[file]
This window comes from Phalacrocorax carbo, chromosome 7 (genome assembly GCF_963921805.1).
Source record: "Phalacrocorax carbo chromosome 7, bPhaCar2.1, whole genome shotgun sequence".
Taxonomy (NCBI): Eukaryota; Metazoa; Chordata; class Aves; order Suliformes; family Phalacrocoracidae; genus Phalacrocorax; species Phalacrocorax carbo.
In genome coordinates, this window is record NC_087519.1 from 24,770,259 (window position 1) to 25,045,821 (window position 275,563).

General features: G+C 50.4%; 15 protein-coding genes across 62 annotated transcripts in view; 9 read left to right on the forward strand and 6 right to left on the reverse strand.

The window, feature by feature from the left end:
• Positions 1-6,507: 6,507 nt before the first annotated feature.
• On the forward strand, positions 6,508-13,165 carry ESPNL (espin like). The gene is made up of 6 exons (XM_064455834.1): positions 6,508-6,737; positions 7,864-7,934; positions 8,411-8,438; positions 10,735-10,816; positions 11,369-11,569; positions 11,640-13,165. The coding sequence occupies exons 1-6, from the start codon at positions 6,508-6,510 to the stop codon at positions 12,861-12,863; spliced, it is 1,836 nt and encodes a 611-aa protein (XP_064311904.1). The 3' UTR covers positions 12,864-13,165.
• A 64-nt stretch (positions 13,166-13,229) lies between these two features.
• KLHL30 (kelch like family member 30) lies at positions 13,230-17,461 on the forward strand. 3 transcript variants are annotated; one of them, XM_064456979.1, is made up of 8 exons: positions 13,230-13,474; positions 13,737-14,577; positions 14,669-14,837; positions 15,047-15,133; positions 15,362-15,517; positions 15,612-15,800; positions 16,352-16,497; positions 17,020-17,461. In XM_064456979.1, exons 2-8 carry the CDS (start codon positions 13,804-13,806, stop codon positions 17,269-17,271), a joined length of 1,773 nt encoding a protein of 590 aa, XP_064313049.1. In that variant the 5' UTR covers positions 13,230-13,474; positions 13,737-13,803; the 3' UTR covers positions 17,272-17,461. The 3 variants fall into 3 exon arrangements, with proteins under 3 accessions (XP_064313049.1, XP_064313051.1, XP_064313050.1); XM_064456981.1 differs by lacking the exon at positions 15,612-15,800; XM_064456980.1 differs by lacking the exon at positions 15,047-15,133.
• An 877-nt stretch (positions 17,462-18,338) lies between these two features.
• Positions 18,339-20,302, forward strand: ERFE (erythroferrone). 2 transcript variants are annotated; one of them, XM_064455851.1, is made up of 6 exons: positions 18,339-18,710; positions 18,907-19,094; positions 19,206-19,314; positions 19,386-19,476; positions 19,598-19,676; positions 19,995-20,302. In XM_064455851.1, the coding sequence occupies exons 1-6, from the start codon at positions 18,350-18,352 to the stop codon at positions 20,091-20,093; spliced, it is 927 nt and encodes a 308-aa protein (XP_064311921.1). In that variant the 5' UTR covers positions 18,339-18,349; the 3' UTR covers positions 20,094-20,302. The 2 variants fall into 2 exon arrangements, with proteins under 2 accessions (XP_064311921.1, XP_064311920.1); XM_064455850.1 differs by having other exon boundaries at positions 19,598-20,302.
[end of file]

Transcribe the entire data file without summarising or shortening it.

This window comes from Phalacrocorax carbo, chromosome 7 (genome assembly GCF_963921805.1).
Source record: "Phalacrocorax carbo chromosome 7, bPhaCar2.1, whole genome shotgun sequence".
Taxonomy (NCBI): Eukaryota; Metazoa; Chordata; class Aves; order Suliformes; family Phalacrocoracidae; genus Phalacrocorax; species Phalacrocorax carbo.
In genome coordinates, this window is record NC_087519.1 from 24,770,259 (window position 1) to 25,045,821 (window position 275,563).

General features: G+C 50.4%; 15 protein-coding genes across 62 annotated transcripts in view; 9 read left to right on the forward strand and 6 right to left on the reverse strand.

The window, feature by feature from the left end:
• Positions 1-6,507: 6,507 nt before the first annotated feature.
• On the forward strand, positions 6,508-13,165 carry ESPNL (espin like). The gene is made up of 6 exons (XM_064455834.1): positions 6,508-6,737; positions 7,864-7,934; positions 8,411-8,438; positions 10,735-10,816; positions 11,369-11,569; positions 11,640-13,165. The coding sequence occupies exons 1-6, from the start codon at positions 6,508-6,510 to the stop codon at positions 12,861-12,863; spliced, it is 1,836 nt and encodes a 611-aa protein (XP_064311904.1). The 3' UTR covers positions 12,864-13,165.
• A 64-nt stretch (positions 13,166-13,229) lies between these two features.
• KLHL30 (kelch like family member 30) lies at positions 13,230-17,461 on the forward strand. 3 transcript variants are annotated; one of them, XM_064456979.1, is made up of 8 exons: positions 13,230-13,474; positions 13,737-14,577; positions 14,669-14,837; positions 15,047-15,133; positions 15,362-15,517; positions 15,612-15,800; positions 16,352-16,497; positions 17,020-17,461. In XM_064456979.1, exons 2-8 carry the CDS (start codon positions 13,804-13,806, stop codon positions 17,269-17,271), a joined length of 1,773 nt encoding a protein of 590 aa, XP_064313049.1. In that variant the 5' UTR covers positions 13,230-13,474; positions 13,737-13,803; the 3' UTR covers positions 17,272-17,461. The 3 variants fall into 3 exon arrangements, with proteins under 3 accessions (XP_064313049.1, XP_064313051.1, XP_064313050.1); XM_064456981.1 differs by lacking the exon at positions 15,612-15,800; XM_064456980.1 differs by lacking the exon at positions 15,047-15,133.
• An 877-nt stretch (positions 17,462-18,338) lies between these two features.
• Positions 18,339-20,302, forward strand: ERFE (erythroferrone). 2 transcript variants are annotated; one of them, XM_064455851.1, is made up of 6 exons: positions 18,339-18,710; positions 18,907-19,094; positions 19,206-19,314; positions 19,386-19,476; positions 19,598-19,676; positions 19,995-20,302. In XM_064455851.1, the coding sequence occupies exons 1-6, from the start codon at positions 18,350-18,352 to the stop codon at positions 20,091-20,093; spliced, it is 927 nt and encodes a 308-aa protein (XP_064311921.1). In that variant the 5' UTR covers positions 18,339-18,349; the 3' UTR covers positions 20,094-20,302. The 2 variants fall into 2 exon arrangements, with proteins under 2 accessions (XP_064311921.1, XP_064311920.1); XM_064455850.1 differs by having other exon boundaries at positions 19,598-20,302.